5 Museo Cerralbo
The 17th Marquis of Cerralbo's home was so beautiful inside and out that, after his death, it was named a museum. The 19th century palace of Italian architecture will take your breath away as you wander through the exquisite halls and beautifully landscaped garden. The Marquis of Cerralbo's home contains an extensive collection of art work that ranges from Spanish, French, and Italian paintings, all the way to the chandeliers that are suspended from the ceiling and the porcelain and pottery that decorate the home. The museum is closed on Mondays and on holidays. METRO: Plaza de Espana or Ventura Rodriguez (91-547-3646)
4 Museo Lázaro Galdiano
With 37 rooms to explore, you will have to set aside an entire day to tour the L�zaro Galdiano Museum (Museo L�zaro Galdiano). In 1947, the Navarrese editor and art critic bequeathed his massive art collection to the Spanish state, which turned it into a museum. In the midst of all the artwork, you will find authentic Byzantine jewelry and hand-woven clothes from the 1400's. The artwork displayed has magnificent specimens from the 15th to the 19th century and includes that of the great Spaniards, including El Greco, Vel�zquez, and Zurbar�n. English and Italian artists are also represented. METRO: Gregorio Mara��n (91-561-6084, 97-561-7793)
3 Museo Nacional Centro de Arte Reina Sofía
Named after Spain's current queen and housed in a former 18th century hospital, the Reina Sofia Museum features an impressive collection of 20th century and contemporary art with an emphasis on Spanish artists. It completes Madrid's well-known Golden Triangle of Art with the nearby Prado Museum and Thyssen-Bornemisza Museum. The Reina Sofia is best known as the home of Pablo Picasso's famous and larger-than-life 1937 painting Guernica, created in response to the bombing and destruction of the Spanish town of the same name. In addition to Picasso, the collection includes works by artists such as Salador Dal�, Joan Mir�, Juan Gris, Francis Picabia, Fernand Leger, Georges Braque and Diego Rivera. (917 74 10 00)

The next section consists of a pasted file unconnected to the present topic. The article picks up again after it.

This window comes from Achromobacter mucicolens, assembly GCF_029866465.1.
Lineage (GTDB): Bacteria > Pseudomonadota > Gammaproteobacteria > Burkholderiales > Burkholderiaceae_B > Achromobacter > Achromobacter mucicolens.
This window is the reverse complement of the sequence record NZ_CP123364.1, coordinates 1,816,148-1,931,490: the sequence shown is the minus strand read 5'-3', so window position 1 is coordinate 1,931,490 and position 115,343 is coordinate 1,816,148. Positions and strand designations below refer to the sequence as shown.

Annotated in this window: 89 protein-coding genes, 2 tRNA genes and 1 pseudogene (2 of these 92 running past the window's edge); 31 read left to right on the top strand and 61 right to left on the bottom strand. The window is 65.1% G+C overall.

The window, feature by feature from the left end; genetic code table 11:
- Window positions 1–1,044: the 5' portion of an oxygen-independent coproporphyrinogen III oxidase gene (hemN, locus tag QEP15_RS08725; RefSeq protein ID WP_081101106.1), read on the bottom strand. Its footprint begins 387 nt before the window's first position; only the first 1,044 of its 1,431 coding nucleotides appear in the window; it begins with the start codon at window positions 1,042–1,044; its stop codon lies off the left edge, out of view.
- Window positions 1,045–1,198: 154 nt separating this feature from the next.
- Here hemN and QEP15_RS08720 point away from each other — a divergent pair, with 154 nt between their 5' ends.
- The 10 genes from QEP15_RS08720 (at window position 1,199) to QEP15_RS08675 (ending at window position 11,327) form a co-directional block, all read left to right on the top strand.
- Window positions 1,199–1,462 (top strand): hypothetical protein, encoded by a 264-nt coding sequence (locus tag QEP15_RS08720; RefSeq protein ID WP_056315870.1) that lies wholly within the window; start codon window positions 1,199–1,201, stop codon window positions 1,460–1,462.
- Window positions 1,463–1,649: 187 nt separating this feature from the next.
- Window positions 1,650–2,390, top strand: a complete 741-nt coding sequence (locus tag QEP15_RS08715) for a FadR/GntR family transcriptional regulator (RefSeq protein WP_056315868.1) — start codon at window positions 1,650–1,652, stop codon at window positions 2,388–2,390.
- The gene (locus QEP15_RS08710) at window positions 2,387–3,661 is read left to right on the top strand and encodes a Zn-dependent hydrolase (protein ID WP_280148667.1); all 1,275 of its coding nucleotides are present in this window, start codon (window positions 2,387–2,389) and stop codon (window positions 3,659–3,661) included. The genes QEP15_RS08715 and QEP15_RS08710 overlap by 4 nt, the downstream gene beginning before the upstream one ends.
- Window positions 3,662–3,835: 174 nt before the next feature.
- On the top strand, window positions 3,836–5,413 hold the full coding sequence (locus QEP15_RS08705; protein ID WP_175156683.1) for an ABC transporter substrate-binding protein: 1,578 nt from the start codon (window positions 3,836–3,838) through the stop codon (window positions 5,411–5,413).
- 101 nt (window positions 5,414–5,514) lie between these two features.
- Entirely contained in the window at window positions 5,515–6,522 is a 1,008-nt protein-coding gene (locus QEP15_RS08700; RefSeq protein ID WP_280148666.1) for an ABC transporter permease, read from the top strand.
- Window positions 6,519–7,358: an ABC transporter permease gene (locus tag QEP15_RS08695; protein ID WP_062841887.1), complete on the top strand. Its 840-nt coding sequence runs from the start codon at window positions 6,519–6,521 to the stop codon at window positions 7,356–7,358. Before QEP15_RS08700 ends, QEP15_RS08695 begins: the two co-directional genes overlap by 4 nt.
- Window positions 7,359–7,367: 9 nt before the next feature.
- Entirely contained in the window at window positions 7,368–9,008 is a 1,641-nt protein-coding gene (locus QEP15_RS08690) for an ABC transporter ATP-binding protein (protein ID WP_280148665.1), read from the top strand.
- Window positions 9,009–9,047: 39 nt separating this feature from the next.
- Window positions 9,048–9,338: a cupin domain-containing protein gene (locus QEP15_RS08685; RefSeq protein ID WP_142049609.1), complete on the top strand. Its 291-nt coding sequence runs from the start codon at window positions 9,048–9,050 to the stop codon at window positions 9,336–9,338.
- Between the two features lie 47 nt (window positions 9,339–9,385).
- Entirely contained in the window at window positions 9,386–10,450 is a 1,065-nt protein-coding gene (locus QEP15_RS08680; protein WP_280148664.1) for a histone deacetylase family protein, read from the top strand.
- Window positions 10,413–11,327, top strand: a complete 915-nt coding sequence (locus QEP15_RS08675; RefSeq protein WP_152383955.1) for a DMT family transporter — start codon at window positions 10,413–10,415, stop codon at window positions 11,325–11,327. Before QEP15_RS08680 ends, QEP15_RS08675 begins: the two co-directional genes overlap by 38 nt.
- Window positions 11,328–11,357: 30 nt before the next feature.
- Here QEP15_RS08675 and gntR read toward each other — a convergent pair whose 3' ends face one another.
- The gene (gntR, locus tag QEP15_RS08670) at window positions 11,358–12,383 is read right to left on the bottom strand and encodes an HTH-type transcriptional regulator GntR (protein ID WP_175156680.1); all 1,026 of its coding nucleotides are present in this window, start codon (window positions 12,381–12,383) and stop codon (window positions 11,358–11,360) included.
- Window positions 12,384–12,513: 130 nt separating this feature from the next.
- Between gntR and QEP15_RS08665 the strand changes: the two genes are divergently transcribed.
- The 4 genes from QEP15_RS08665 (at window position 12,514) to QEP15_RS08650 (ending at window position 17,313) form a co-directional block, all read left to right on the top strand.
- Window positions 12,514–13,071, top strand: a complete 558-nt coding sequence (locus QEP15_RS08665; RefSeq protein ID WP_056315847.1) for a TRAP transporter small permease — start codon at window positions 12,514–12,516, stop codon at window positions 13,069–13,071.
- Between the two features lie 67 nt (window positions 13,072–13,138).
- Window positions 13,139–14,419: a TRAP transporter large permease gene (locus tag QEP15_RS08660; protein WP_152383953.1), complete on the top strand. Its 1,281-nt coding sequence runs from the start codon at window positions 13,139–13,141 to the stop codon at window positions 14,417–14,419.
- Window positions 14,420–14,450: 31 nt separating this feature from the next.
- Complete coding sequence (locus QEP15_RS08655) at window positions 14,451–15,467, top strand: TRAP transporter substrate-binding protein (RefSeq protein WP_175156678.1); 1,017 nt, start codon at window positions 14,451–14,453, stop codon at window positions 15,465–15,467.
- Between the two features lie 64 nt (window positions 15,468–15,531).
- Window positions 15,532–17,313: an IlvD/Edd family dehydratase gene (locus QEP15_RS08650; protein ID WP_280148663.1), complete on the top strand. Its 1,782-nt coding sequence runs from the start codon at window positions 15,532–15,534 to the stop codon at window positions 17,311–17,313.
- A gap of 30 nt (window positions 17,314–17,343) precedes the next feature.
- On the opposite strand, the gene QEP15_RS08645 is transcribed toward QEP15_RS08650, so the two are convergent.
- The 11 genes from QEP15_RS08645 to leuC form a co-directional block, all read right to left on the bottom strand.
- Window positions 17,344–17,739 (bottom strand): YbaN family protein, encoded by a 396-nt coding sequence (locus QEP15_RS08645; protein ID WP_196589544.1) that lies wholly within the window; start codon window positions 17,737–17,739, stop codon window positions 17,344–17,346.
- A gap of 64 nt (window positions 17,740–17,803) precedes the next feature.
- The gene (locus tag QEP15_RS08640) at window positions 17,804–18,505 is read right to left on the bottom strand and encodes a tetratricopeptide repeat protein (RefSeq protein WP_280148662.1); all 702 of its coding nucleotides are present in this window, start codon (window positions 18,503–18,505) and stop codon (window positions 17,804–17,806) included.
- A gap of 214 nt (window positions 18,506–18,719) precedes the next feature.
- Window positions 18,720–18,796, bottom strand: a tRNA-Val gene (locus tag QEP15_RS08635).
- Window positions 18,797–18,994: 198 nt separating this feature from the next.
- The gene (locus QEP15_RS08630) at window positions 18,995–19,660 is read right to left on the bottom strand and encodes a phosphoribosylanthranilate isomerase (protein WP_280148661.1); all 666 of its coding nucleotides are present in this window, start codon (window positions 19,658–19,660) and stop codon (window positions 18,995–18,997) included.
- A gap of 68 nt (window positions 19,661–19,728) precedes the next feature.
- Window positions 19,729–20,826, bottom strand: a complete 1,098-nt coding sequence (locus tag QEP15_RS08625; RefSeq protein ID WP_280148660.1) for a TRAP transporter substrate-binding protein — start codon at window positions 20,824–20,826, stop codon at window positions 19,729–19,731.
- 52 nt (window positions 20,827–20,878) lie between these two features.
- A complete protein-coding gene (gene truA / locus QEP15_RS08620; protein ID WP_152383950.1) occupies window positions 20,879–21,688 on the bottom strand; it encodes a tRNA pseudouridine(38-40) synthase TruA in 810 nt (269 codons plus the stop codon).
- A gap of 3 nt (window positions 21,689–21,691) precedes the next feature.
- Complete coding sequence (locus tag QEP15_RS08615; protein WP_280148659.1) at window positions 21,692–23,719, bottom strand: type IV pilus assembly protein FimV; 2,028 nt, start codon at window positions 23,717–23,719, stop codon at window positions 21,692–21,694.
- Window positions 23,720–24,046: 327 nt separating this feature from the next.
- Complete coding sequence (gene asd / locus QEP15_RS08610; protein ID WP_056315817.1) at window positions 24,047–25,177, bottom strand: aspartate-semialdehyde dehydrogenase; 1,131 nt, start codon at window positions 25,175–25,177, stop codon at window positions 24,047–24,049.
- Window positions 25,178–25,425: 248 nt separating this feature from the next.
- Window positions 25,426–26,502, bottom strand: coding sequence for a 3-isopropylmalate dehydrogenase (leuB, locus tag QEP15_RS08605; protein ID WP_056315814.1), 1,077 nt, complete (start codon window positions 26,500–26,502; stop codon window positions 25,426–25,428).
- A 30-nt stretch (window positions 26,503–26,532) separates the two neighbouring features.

2 Museo Thyssen Bornemisza
Along with the Prado Museum and the Reina Sofia Museum, the Thyssen-Bornemisza Museum forms what is known as the Golden Triangle of Art -- Madrid's tour de force in the art world. Housed in Villahermosa Palace, the Thyssen-Bornemisza Museum contains different collections ranging from the 13th to the 20th centuries, including Italian Renaissance, French Impressionist and 19th century American paintings. The impressive private collection was leased by the aristocratic Thyssen-Bornemisza family to the Spanish state and is considered to complete the gaps in the Prado and the Reina Sofia's more focused collections. Simply put, the museum is a must see when in Madrid! (902 76 05 11)
1 Museo del Prado
One of the world's most celebrated museums, Madrid's Prado Museum is an extensive first-class art gallery containing 16th to 19th century European art. The emphasis is naturally on Spanish art as the Prado's collection was originally composed of Spain's Royal Art Collection. Come to walk the high-ceilinged halls primarily built in the 19th century and reflect on masterpieces by Goya, El Greco, Vel�zquez, Bosch, Tiziano, Tintoretto and others. As the gallery is so large, it would be easy to spend days immersed in the Prado, so if you're short on time be sure to strategize well and hit the highlights like Vel�zquez's Las Meninas, Goya's two Maja paintings and Bosch's The Garden of Earthly Delights. (34 913 30 28 00)
About Sarah Rogers
Sarah has had the privilege of visiting places as diverse as Indonesia, Mexico, and the Czech Republic. A freelance writer, translator, and self-described Hispanophile, Sarah is now blissfully based in the Spanish capital (for six years and counting). She writes mostly about – and reserves most of her praises for – her adopted city of Madrid. Originally from northern California, Sarah has a B.A. in Spanish and History from San Francisco State University. She enjoys museums, girly cocktails, riding the subway, and summer nights in Madrid.